The Southwestern Historical Quarterly, Volume 49, July 1945 - April, 1946 Page: 15
The following text was automatically extracted from the image on this page using optical character recognition software:
Lester Gladstone Bugbee
Modern Europe, and Garrison added a graduate course in Texas
History. Considering his ability, preparation, and burden of
debt, the salary was disappointing; but certainly it was in
Texas that he could do his most fruitful work. And, perhaps,
financially he did not fare so badly in the end, as salaries then
were; in 1896 he was promoted to $900, which he drew for three
years, and in 1899 to $1500.
I can describe some of the characteristics of Bugbee's teach-
ing, but can convey only a faint idea of the impression that
he made on freshman and sophomore classes. In the first place,
he was always completely prepared. Before going to a class,
he reduced his subject to a very brief outline on a slip of paper
about the size of a postal card and used no other notes. He
never sat at a desk, never lectured formally, but moved around
the room asking questions and discussing the answers. This
is a type of instruction that generally consumes much time
and leads to muddling, but somehow he avoided confusion and
always reached the end of the day's assignment. He frequently
sent students to a wall map to locate places and explain the
geography of a subject. He required classes to hand in maps,
outlines, and summaries, and gave frequent quizzes --some
unannounced. He graded all of the papers, and his marginal
comments were models of precision and neatness. Aside from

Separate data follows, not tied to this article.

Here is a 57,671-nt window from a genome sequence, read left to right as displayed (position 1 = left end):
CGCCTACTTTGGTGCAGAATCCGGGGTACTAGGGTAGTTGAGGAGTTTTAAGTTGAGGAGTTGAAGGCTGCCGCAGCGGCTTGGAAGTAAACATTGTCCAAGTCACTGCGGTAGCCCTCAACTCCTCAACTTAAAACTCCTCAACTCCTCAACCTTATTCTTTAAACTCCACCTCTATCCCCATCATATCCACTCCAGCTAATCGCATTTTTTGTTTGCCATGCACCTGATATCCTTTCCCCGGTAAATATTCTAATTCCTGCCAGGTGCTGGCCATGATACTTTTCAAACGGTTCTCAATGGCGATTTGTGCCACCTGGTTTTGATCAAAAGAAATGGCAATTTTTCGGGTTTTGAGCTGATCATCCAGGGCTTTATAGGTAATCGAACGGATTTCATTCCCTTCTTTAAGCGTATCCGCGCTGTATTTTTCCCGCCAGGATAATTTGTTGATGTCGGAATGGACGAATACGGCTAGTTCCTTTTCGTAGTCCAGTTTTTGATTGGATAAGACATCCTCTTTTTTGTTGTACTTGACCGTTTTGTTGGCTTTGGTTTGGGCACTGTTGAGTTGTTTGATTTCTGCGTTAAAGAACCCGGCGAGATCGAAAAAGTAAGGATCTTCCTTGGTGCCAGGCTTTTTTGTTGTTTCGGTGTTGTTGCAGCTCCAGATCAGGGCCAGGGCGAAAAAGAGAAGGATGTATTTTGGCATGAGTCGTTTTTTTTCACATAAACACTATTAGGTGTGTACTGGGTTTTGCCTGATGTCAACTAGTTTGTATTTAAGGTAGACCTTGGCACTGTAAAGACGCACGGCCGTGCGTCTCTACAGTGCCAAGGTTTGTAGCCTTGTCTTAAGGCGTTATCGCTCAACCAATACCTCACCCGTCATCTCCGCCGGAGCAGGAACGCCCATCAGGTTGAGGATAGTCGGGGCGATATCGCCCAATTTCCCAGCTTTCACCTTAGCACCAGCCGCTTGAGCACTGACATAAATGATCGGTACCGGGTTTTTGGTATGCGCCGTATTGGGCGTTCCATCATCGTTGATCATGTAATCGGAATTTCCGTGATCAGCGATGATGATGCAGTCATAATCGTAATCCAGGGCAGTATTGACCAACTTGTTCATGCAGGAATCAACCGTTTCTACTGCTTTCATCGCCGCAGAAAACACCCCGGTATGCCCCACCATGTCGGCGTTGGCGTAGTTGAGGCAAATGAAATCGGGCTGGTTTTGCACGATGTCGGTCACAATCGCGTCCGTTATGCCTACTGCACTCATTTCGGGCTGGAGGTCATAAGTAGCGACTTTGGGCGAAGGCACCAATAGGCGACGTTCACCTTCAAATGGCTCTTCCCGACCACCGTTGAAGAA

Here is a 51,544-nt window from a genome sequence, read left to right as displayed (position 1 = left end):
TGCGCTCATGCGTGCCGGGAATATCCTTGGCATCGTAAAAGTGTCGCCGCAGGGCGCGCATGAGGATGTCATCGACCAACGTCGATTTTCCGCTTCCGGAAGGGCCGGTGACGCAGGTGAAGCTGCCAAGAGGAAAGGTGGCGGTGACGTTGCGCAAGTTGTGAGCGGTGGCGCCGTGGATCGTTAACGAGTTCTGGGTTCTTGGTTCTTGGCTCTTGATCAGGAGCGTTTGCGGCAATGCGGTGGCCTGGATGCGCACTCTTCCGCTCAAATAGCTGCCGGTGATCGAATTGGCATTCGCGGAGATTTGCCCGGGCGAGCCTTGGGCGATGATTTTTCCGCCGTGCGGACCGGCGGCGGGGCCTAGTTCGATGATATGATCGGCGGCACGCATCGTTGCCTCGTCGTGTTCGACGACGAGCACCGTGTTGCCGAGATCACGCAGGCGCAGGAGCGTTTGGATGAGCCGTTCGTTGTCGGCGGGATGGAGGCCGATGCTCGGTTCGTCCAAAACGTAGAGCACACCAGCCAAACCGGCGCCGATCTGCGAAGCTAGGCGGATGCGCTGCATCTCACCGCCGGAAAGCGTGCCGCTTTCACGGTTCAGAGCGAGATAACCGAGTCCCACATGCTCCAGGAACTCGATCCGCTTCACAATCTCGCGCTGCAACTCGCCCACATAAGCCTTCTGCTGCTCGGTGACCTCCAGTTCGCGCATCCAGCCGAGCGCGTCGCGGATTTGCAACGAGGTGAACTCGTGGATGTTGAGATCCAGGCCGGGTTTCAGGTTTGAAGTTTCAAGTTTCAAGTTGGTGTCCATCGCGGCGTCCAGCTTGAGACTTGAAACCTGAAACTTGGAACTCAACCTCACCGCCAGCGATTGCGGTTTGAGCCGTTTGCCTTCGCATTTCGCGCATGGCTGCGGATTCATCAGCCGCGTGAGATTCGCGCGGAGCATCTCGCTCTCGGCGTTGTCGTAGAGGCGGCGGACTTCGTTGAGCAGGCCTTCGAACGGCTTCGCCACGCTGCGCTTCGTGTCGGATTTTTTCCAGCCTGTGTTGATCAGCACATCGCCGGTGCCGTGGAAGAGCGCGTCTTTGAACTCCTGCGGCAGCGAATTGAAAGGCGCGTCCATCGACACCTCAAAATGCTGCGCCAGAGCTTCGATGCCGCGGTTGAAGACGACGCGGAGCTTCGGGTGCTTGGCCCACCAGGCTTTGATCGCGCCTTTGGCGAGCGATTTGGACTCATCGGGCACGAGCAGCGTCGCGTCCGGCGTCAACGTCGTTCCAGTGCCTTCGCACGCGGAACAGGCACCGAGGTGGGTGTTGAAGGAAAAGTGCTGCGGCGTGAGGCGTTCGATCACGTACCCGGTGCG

the facts of the subject, I think students got from him habits
of logical organization, precision of thought and expression,
and a feeling for the long-run orderly progression of history.
He had one mannerism that all who saw him in class will
remember, the habit of playing with his watch chain, winding
and unwinding it around the index finger of his right hand.
I have seen students gather around his desk and talk for an
hour after a recitation. He never seemed in a hurry, never
seemed to have anything else to do. I have never understood
how he accomplished so much; the only explanation seems to
be that he must have worked long hours when other men slept.
Even mediocre students respected his quiet dignity and ability,
and serious students trusted and admired him. In common with
most great teachers, he early discerned qualities of potential
scholarship in promising students and encouraged them by
understanding appraisal of their work. In his writing, he was
a master of conciseness and compression, never over-elaborating
details, always relating his investigation to the broader field
Here’s what’s next.
This issue can be searched. Note: Results may vary based on the legibility of text within the document.
Citing and Sharing
Basic information for referencing this web page. We also provide extended guidance on usage rights, references, copying or embedding.
Reference the current page of this Periodical.
Texas State Historical Association. The Southwestern Historical Quarterly, Volume 49, July 1945 - April, 1946, periodical, 1946; Austin, Texas. (texashistory.unt.edu/ark:/67531/metapth146056/m1/21/: accessed June 22, 2017), University of North Texas Libraries, The Portal to Texas History, texashistory.unt.edu; crediting Texas State Historical Association.